Encyclopaedia of Islam, Second Edition

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Edited by: P. Bearman, Th. Bianquis, C.E. Bosworth, E. van Donzel and W.P. Heinrichs

The Encyclopaedia of Islam (Second Edition) Online sets out the present state of our knowledge of the Islamic World. It is a unique and invaluable reference tool, an essential key to understanding the world of Islam, and the authoritative source not only for the religion, but also for the believers and the countries in which they live. 

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(467 words)

Author(s): Zolondek, L.
, poetic nickname of abū ʿalī muḥammad b. ʿalī b. razīn al-k̲h̲uzāʿī . ʿAbbāsid poet, born 148/765 and died 246/860. His birthplace is uncertain; the cities of Kūfa and Ḳarḳīsiya are given as his places of birth. According to the accounts in the Kitāb al-Ag̲h̲ānī , he spent his youth in Kūfa from which he was forced to flee because of some mischievous activity. Diʿbil’s apprenticeship as a poet was under the tutelage of Muslim b. al-Walīd [ q.v.]. However, he soon made a reputation for himself as is indicated from his relationship with K̲h̲alaf al-Aḥmar (d. 180/796) and M…


(7 words)

[see ḳāmūs , muʿd̲j̲am ].


(290 words)

Author(s): Bergh, S. van den
, ναντίον, “contrary” is one of the four classes of opposites, ἀντικείμενα, mutaḳābilāt , as discussed by Aristotle in his Categories x (and also in his Metaphysics v, 10). There are four classes of opposites: 1) relative terms; 2) contraries; 3) privation and possession; 4) affirmation and negation. The fact that there are contraries implies that there must be a substratum in which they inhere, for it is impossible, even for God, to change, e.g., the White into the Black, although a white thing may become black. There are things which have necessarily one of two contraries, e.g., illness a…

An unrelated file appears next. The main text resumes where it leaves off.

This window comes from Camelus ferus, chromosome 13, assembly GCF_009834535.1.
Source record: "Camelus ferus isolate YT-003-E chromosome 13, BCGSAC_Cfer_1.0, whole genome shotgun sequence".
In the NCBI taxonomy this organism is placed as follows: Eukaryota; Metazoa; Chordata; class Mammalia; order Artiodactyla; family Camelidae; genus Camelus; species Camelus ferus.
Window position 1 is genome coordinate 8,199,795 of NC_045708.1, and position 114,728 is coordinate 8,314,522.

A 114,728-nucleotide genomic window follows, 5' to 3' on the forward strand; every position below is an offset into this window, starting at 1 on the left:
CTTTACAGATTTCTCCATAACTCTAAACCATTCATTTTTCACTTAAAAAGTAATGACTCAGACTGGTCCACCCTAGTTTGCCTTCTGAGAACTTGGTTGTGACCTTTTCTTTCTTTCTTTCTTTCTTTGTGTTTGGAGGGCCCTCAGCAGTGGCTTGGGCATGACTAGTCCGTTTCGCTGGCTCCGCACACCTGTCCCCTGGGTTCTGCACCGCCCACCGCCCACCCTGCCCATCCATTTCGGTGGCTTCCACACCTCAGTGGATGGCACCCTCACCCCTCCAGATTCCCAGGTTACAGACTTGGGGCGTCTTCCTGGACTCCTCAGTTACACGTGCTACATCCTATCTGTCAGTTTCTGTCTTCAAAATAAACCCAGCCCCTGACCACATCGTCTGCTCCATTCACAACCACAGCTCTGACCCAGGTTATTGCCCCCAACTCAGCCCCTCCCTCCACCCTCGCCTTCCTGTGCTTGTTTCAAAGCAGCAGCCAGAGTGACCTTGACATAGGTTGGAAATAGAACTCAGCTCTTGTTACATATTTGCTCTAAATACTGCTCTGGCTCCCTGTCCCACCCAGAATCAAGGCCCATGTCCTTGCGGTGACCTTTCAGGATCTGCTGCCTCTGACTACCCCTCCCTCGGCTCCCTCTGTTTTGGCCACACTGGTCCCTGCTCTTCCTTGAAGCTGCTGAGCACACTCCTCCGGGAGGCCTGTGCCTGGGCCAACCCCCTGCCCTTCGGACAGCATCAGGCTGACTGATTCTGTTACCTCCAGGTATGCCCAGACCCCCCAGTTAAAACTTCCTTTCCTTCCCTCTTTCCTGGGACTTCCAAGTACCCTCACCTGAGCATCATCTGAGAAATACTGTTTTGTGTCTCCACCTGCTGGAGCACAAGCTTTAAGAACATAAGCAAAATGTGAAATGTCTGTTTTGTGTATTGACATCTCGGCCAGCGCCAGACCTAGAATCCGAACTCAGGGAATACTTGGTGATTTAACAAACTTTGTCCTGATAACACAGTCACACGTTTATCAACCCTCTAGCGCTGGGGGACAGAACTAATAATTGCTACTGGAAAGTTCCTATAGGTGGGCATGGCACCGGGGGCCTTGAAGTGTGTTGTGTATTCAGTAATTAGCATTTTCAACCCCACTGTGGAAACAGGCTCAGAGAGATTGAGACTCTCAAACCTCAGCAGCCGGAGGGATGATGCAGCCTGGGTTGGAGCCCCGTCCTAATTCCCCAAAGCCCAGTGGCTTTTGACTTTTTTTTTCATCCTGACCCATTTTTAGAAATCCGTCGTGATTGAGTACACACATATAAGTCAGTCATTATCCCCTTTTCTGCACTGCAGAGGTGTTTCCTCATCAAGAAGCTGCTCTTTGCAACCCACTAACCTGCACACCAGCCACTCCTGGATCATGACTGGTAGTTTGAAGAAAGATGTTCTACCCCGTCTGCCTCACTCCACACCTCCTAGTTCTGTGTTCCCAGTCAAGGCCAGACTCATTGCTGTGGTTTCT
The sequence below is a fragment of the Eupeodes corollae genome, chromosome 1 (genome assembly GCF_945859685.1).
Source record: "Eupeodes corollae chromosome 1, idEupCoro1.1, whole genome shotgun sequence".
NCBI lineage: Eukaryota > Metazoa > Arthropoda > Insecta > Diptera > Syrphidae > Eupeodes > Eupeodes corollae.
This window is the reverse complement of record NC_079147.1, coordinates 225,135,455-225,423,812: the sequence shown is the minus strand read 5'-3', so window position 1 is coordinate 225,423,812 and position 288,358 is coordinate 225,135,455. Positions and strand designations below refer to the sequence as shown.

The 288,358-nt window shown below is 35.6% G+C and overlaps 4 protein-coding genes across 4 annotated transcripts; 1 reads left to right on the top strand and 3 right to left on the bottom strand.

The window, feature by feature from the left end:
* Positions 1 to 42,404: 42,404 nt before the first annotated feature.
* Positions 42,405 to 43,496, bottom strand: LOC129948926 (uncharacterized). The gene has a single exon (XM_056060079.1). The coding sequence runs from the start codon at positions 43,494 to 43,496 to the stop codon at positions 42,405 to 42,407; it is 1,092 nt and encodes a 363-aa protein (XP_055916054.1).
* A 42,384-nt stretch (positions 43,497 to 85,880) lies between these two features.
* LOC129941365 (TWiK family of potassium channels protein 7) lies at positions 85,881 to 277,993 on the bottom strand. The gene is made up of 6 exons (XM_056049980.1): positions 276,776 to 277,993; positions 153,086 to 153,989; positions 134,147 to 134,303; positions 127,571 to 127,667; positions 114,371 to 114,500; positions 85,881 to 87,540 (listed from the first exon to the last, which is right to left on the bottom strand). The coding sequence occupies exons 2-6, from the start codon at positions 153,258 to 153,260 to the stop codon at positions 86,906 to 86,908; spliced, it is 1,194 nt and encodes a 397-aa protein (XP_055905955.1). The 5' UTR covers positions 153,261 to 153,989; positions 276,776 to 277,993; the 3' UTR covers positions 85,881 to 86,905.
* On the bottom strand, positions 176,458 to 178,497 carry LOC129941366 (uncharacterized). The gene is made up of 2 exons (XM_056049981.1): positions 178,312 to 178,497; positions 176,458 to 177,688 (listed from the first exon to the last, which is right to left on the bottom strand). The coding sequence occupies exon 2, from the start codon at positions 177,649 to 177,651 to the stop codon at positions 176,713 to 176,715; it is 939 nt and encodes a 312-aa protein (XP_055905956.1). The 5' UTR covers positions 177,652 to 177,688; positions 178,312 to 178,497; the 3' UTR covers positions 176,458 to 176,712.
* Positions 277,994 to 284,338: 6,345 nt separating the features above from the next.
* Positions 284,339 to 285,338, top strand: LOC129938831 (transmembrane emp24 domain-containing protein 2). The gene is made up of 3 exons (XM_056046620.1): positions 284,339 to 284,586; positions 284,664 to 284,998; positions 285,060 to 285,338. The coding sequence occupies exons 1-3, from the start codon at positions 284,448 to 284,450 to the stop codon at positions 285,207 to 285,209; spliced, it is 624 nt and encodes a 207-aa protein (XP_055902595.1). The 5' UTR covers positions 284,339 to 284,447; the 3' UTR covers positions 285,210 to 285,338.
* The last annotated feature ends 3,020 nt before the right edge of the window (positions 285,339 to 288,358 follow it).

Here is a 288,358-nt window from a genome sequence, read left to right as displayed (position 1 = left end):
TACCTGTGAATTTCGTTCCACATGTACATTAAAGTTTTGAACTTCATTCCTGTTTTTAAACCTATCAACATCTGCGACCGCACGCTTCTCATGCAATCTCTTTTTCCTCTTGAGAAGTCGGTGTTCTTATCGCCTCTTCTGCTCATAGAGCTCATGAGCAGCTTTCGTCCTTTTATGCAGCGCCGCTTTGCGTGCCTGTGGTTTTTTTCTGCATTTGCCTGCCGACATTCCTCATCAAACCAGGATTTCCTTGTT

(2,033 words)

Author(s): Hartmann, R. | Longrigg, S.H.
, the Arabic name (used always without the article al-) of the easterly of the “Two Rivers” of ʿIrāḳ, the Tigris. The name is a modernized and Arabicized form of the Diglat of the Cuneiform, and occurs as Ḥiddeḳel in the Book of Genesis. The river (Dicle Nehri in modern Turkish) rises in the southern slopes of the main Taurus, ¶ south and south-east of Lake Golcük. Its upper course, with its many constituent tributaries, drains a wide area of foothills and plain, which formed the northern half of the ʿAbbāsid province of D̲j̲azīra) in which stood the imp…